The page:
So, if Asian American is the correct term, then what are white Americans and Cdns. supposed to call themselves – Caucasian Cdn./American or European Cdn./American? Seems to all become stupid semantics of words. In my limited experience, the Far East people (China, Japan, Korea, Taiwan, etc.) I have encountered do not like being all lumped together as generic Asians. The continent of Asia is just too huge with countries as different as night and day so to be just known as “Asian” means very little for identity?


  • Shebel

    Is Oriental a Bad word?
    Asian is getting to be a Bad word.

    • Clausewitz

      Had a good friend from back in my dialysis days who was properly pissed when I told him he was no longer Oriental, but Asian. He looked upon the nomicker of Oriental with a sense of pride.

      • Justin St.Denis

        “Oriental” is probably the most misused of words. It was never intended to describe people or serve as a demographic label. Asian and/or Chinese architects are not the only architects capable of designing an oriental-style building. “Oriental” was always a way to describe things, not people. And when it was misused, it was never misused intentionally for racist reasons.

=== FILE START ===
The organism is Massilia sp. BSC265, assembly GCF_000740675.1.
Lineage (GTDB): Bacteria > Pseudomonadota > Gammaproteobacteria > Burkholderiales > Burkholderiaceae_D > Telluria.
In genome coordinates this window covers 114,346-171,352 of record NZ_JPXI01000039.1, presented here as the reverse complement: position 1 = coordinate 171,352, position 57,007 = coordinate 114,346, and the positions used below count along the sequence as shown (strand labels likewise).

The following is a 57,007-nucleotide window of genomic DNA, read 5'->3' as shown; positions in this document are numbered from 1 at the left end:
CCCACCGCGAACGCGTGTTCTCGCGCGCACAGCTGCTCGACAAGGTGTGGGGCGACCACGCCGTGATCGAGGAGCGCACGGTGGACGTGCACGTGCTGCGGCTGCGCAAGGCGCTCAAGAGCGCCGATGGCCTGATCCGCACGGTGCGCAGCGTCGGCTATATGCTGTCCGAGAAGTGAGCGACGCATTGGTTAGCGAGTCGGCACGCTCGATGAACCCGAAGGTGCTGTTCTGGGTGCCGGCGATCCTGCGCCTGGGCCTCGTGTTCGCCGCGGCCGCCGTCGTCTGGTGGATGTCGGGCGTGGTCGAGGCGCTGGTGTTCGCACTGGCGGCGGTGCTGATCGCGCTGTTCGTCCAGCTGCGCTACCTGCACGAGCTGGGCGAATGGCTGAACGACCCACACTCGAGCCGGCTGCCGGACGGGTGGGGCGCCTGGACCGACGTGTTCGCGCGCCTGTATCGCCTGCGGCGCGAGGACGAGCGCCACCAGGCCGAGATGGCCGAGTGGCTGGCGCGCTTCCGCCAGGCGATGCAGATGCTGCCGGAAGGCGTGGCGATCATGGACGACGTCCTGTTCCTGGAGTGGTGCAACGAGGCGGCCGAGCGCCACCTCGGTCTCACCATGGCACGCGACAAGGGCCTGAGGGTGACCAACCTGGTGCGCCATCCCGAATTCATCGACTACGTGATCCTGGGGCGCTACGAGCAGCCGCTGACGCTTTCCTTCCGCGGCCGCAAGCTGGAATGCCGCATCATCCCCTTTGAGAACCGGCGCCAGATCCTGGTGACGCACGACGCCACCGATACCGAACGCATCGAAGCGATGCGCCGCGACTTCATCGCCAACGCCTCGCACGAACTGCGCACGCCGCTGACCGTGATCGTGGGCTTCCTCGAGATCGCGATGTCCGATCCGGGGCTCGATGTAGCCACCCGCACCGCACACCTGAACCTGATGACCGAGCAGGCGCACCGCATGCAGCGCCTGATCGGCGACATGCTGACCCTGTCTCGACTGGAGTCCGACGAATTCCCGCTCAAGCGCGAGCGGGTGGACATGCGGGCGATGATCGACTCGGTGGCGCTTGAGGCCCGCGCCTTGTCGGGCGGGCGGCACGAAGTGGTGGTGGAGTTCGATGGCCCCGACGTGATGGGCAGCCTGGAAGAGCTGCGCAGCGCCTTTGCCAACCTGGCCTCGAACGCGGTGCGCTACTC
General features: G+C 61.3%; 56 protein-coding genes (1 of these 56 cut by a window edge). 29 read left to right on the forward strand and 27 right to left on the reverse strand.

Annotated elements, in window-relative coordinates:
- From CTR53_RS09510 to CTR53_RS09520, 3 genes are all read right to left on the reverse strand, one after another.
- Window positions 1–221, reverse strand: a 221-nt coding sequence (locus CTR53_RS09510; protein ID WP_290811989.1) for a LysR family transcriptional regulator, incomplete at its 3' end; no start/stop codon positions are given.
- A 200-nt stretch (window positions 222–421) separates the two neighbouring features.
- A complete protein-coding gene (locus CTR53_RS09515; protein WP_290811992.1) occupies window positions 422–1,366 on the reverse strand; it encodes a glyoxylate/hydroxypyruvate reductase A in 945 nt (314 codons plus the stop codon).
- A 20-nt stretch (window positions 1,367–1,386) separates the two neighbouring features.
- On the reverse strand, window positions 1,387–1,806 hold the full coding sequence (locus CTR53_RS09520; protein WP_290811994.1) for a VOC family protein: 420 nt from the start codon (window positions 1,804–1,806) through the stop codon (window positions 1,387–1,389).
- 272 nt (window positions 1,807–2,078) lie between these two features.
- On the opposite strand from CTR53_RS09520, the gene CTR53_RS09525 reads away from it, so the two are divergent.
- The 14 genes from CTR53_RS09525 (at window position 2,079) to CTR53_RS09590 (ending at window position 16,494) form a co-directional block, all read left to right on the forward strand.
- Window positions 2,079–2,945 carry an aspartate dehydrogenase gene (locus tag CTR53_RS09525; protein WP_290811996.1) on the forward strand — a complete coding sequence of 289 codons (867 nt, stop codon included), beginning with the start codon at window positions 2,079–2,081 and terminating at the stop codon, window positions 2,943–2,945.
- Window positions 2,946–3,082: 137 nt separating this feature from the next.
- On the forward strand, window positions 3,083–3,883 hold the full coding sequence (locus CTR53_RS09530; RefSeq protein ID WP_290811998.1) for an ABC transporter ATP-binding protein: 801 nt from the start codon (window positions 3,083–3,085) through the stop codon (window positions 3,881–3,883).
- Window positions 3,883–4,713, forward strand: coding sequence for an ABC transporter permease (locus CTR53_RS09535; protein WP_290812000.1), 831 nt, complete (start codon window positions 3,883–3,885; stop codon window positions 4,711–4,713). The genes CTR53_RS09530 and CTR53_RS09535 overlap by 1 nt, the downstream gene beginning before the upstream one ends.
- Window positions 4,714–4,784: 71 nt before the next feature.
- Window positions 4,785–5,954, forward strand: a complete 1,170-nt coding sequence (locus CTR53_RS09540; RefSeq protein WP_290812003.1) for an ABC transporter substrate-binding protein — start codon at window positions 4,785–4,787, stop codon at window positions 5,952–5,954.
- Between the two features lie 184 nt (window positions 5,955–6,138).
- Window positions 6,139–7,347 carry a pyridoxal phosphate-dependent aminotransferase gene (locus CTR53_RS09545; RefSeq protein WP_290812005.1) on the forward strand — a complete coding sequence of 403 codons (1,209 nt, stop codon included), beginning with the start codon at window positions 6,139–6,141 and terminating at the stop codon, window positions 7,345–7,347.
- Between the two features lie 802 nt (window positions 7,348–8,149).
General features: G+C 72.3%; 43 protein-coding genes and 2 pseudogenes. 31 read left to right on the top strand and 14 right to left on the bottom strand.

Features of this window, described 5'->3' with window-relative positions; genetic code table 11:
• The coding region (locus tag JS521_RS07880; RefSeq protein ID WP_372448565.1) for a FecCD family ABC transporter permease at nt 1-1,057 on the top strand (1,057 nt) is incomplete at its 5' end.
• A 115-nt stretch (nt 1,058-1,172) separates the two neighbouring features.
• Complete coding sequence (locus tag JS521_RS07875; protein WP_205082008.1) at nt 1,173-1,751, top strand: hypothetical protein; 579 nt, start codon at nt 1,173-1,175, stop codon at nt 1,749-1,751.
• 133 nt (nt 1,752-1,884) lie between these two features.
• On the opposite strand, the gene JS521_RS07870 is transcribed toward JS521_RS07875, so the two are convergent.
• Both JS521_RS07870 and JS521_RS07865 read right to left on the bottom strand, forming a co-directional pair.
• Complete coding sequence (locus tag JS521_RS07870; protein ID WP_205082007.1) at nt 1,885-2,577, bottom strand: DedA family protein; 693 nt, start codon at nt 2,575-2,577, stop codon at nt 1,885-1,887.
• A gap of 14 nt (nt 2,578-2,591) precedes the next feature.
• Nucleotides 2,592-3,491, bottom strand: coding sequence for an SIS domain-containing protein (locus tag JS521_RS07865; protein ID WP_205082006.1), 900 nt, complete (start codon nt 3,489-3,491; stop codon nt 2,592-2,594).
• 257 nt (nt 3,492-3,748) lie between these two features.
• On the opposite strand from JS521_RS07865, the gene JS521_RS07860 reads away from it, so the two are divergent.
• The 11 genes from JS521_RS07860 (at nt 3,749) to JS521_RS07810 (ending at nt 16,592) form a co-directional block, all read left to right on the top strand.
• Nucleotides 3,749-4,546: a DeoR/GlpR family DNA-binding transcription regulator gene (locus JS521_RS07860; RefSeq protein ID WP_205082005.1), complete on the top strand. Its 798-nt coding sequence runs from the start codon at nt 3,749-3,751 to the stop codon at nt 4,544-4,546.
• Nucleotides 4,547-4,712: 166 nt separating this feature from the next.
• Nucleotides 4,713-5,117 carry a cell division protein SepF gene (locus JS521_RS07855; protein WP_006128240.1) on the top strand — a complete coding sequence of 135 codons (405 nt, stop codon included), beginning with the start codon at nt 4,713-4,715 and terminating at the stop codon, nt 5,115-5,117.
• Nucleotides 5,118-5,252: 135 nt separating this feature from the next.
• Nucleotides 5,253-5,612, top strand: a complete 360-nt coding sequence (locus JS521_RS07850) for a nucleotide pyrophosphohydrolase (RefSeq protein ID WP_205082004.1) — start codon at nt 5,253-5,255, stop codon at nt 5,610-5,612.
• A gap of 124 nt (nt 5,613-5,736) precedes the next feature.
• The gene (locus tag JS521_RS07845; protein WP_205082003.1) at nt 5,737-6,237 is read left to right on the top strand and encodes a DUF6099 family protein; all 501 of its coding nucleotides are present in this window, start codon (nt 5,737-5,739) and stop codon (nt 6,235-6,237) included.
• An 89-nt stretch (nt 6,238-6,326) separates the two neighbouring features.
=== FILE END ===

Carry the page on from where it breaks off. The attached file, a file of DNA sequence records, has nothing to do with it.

Having an Asian-American wife with a few STEM degrees sets one straight on a lot of this shit. 😉

      • tom_billesley
    • tom_billesley

      Words used in an innocuous way can come to be regarded as demeaning or pejorative and must be replaced. Even unrelated uses that have nothing to do with identifying a group of people may be banned. You can’t say “a chink in his armour” any more without being denounced as a racist.

    • Kathy Prendergast

      In Vancouver which considering its ethnic makeup should have the last word on this, the term Asian is fine and Oriental would seem, if not derogatory, then comically old-fashioned when applied to a person. Oriental just means “eastern” and historically was used more often to refer to what is now called the Middle East and the Near East, not China, Korea, and Japan etc. I learned this when the instructor at a belly-dancing class told me that the correct term for the dance was actually “Oriental Dance”.

      • Linda1000

        To me, “the Orient” or “oriental” has always meant the Far East. Read too many James Clavell novels I guess.

  • Shebel

    So— is a mandarin the same as an Arab?

    • Clausewitz